Does the evidence found thus far against Enoch James Fargo rise to the level of proving him guilty in a criminal case? No, because the defendant must be found guilty “beyond a reasonable doubt.” We’re so far removed from 1901, that such a threshold is impossible to attain.
Does the evidence found thus far against Enoch James Fargo rise to the level of proving him guilty in a civil case? Perhaps so, because the rule is,”preponderance of the evidence.”
But that’s really a red herring, because we’re not preparing for a courtroom trial, we’re talking about history. And the question is, what would be sufficient evidence for historians? As a general rule, historians consider many kinds of evidence that might not be admissible in court today. Among the things considered by historians are oral traditions, and much of what we accept as historical truth could not be proven in a court of law today.
However, it’s important to note that in federal court, assertions of fact contained in “ancient documents” are admissible in evidence despite the fact that they are “hearsay.” An “ancient document” is defined by the court as any document more than 20 years old. Citation: Federal Rules of Evidence 803 (16).
Thus, Mary Wilson’s statement in her book (The History of Lake Mills) that Enoch shot Addie may be considered admissible evidence. If a federal court would accept Mary Wilson’s “ancient document” as evidence, shouldn’t historians? And Mary Wilson was not just a local historian; she was Enoch’s own granddaughter.
From a historical reference point, the statement in Mary Wilson’s book, together with the report that her mother was the source, together with all the other evidence that’s been amassed provides an adequate foundation for the historical conclusion that, just as Mary Wilson told us, Enoch killed Addie.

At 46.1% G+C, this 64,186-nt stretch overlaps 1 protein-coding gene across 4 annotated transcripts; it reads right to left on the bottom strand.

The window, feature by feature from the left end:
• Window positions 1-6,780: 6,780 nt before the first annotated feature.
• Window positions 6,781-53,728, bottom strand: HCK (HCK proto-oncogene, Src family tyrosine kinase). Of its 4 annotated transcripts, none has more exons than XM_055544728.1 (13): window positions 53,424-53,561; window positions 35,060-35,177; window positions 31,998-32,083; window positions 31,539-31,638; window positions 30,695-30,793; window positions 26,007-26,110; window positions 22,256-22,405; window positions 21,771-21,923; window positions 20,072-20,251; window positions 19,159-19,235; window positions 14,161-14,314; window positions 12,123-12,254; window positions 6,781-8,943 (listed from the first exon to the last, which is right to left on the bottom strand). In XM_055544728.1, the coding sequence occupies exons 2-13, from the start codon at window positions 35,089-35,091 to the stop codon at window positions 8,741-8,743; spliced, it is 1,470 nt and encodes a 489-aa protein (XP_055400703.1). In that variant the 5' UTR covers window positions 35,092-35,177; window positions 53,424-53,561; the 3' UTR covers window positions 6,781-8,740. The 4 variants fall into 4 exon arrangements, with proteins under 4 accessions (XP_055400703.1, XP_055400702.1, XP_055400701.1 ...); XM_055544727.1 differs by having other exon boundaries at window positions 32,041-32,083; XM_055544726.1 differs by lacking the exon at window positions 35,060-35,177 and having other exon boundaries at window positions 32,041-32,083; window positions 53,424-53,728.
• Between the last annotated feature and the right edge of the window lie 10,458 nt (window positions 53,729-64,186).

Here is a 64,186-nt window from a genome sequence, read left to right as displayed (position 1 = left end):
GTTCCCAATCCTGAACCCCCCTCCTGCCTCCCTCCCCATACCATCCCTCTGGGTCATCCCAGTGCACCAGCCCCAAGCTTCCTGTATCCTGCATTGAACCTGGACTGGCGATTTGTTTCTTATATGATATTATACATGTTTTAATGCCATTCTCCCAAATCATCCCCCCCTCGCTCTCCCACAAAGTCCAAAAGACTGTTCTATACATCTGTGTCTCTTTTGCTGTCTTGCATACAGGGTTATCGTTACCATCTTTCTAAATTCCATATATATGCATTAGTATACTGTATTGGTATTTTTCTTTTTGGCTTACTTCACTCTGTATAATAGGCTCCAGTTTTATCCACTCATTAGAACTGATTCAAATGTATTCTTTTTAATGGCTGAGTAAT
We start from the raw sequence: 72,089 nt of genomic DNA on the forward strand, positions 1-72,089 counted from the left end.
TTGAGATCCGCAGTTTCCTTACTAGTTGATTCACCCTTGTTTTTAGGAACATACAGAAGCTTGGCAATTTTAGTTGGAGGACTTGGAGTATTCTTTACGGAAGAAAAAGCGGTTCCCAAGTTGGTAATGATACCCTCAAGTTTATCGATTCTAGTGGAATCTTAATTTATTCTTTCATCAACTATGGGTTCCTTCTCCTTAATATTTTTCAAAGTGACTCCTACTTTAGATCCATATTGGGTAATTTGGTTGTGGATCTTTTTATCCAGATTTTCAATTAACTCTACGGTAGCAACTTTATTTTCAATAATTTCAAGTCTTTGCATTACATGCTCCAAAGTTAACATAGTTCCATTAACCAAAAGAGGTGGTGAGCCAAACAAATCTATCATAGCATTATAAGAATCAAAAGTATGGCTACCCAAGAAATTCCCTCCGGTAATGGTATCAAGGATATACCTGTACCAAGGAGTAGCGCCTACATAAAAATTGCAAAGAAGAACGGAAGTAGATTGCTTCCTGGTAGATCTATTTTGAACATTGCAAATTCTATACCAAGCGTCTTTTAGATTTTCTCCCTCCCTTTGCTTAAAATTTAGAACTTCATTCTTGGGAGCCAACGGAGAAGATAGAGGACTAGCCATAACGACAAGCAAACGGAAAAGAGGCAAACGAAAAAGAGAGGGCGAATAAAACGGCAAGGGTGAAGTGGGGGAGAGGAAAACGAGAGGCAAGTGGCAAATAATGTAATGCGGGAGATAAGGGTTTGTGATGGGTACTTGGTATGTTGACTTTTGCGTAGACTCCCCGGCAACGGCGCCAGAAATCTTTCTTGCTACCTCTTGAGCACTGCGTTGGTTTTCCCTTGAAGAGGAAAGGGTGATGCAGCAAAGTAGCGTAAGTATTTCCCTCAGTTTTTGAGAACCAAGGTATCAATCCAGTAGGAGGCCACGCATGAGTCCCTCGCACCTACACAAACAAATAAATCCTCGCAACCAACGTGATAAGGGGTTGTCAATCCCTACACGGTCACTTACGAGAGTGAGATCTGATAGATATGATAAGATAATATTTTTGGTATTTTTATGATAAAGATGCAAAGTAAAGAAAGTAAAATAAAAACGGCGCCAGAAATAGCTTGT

(Many thanks to in-house counsel for providing legal terms and citations.)
To learn more about Addie, click here.
To see a short video about Addie, click here.
To learn more about Mary Wilson’s book, click here.
To sell or buy a copy of Mary Wilson’s book, click here.
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I have heard two different things following the exhumation, and am wondering if Addie’s remains were returned to the Lake Mills cemetery or moved elsewhere. Thank you.
Addie’s remains are now here in Norfolk. She will not be returning to Lake Mills. I’m not pleased with the city’s demand to leave the small footstone there at the grave site.
“The city’s demand”?!? The plot is the private property of the Fargo Family or to whomever title has transferred, which can be found in the cemetery’s records. Since when can the municipal government dictate anything regarding burial markers on a private plot?
The plot owners can certainly determine what markers stay or go, but not the City. If the City stated such a demand, they must have been acting as an agent of the Fargo Family. If so, that is a troubling coalition and should be investigated.
Funny city that, first they think they have the right to insist upon a court hearing after Rose obtained a state permit to disinter, and now they are declaring what is allowable on a privately owned burial plot.
Seems to me they are feeling the pressure from someone. Rosemary is the blood relative who had Addie’s remains exhumed. If she decides that is done to her satisfaction then it ceases to be Addie’s grave and there is no need to leave a stone marking there, marking nothing but dirt. It is not a tribute to Addie, it’s a modest foot stone. The Taj Mahal, well, now that’s a tribute.
Pu the blame where the blame is due. It is not the city being a problem, it is the interpretation by others. Too much emotion can cause the truth to be misconstrued. I believe that Addie was wronged, but a small footstone to mark where Addie lay for so long, is nothing to be upset about. It is history.
Why was there not any forensic tests done to determine cause of death when the body was re-interred. Thank you, Pat Owens